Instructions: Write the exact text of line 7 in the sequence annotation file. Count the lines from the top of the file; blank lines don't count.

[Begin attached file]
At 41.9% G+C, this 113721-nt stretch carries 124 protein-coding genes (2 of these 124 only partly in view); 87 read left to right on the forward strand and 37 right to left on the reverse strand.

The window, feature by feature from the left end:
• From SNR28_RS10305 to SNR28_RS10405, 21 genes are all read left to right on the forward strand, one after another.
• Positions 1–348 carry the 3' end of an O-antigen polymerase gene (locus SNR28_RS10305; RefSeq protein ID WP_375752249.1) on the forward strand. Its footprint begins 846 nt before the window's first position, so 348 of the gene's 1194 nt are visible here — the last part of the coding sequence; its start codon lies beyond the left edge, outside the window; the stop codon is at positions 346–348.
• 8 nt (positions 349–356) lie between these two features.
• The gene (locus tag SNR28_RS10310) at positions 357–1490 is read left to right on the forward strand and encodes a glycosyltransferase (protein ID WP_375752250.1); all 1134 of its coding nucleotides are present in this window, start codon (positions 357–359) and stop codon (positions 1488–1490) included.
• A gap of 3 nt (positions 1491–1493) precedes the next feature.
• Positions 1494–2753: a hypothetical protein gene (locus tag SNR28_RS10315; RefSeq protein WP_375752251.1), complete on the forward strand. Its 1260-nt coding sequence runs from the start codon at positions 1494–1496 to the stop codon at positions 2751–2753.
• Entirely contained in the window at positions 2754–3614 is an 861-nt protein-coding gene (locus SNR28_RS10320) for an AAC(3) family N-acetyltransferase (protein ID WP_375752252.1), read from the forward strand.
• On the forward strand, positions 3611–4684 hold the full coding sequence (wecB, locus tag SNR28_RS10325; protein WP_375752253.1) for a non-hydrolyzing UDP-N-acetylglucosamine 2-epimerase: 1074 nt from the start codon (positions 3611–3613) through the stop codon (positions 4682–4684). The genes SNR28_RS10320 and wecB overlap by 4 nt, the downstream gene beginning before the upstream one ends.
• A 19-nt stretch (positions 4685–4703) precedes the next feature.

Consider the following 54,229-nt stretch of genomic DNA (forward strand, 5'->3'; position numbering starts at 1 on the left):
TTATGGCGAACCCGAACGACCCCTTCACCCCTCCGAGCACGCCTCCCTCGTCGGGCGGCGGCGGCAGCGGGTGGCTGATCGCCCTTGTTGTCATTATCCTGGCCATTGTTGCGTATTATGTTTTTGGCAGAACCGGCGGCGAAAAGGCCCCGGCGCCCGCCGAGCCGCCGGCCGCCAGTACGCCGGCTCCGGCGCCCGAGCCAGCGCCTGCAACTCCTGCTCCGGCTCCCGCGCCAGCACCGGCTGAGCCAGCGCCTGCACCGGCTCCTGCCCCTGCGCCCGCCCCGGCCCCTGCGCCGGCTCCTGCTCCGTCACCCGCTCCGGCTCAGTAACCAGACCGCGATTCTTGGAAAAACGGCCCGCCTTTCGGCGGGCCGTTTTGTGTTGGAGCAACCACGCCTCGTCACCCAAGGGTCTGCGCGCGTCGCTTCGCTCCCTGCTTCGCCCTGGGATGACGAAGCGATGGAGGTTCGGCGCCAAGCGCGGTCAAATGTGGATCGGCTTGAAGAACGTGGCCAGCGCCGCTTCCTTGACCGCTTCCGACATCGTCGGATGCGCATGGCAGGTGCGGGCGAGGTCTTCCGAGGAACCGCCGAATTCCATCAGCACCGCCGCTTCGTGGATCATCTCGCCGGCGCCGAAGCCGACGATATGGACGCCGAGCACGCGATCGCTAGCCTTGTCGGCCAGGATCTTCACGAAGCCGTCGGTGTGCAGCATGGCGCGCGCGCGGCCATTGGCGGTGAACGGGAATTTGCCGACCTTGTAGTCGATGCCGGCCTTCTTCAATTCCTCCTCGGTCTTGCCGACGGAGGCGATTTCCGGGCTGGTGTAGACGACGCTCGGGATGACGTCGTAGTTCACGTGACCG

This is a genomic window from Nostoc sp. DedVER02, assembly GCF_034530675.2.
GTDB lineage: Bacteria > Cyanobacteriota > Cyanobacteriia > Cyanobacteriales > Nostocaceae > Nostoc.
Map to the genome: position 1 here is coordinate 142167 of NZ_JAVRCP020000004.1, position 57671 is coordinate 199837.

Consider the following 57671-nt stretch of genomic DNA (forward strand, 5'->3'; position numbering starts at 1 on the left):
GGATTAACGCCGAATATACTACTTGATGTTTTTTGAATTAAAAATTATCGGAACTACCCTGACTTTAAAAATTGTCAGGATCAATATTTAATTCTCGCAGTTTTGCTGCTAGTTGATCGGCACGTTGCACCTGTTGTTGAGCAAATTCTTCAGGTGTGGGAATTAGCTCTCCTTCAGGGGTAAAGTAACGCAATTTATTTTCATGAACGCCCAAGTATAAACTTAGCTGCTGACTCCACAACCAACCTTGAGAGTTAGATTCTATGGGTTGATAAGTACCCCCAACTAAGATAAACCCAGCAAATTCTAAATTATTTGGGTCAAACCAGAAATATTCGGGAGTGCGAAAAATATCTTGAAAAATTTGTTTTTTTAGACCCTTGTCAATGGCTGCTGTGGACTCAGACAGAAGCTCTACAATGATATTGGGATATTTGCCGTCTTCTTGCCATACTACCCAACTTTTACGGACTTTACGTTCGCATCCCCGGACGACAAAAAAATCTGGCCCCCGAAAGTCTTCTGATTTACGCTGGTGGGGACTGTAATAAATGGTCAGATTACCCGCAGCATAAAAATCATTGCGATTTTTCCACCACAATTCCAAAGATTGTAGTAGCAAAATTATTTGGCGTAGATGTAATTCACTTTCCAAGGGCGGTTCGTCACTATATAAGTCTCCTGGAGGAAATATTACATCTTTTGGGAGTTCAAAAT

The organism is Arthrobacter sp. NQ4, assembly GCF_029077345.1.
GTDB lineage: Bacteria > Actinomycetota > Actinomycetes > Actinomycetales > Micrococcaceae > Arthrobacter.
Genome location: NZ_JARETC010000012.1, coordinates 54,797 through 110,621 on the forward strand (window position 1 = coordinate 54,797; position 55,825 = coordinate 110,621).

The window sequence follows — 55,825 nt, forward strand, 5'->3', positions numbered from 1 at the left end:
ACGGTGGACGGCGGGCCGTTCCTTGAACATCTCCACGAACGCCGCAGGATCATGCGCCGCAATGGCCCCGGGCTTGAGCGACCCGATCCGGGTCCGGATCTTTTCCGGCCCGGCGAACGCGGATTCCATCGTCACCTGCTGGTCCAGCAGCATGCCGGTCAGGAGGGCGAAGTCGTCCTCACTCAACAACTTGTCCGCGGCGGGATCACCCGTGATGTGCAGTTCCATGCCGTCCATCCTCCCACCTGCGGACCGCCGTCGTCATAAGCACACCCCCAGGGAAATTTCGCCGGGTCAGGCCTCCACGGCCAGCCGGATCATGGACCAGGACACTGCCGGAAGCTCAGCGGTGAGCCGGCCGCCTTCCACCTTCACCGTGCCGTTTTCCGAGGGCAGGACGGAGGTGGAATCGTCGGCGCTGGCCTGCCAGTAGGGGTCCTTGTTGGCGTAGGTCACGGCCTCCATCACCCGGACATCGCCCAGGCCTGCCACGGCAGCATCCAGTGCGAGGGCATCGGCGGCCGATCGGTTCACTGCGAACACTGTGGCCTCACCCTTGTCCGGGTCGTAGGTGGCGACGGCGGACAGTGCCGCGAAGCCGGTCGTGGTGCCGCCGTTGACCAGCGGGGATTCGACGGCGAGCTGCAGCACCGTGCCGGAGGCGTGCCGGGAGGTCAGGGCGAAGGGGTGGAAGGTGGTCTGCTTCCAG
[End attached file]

• A gap of 3 nt (positions 1491–1493) precedes the next feature.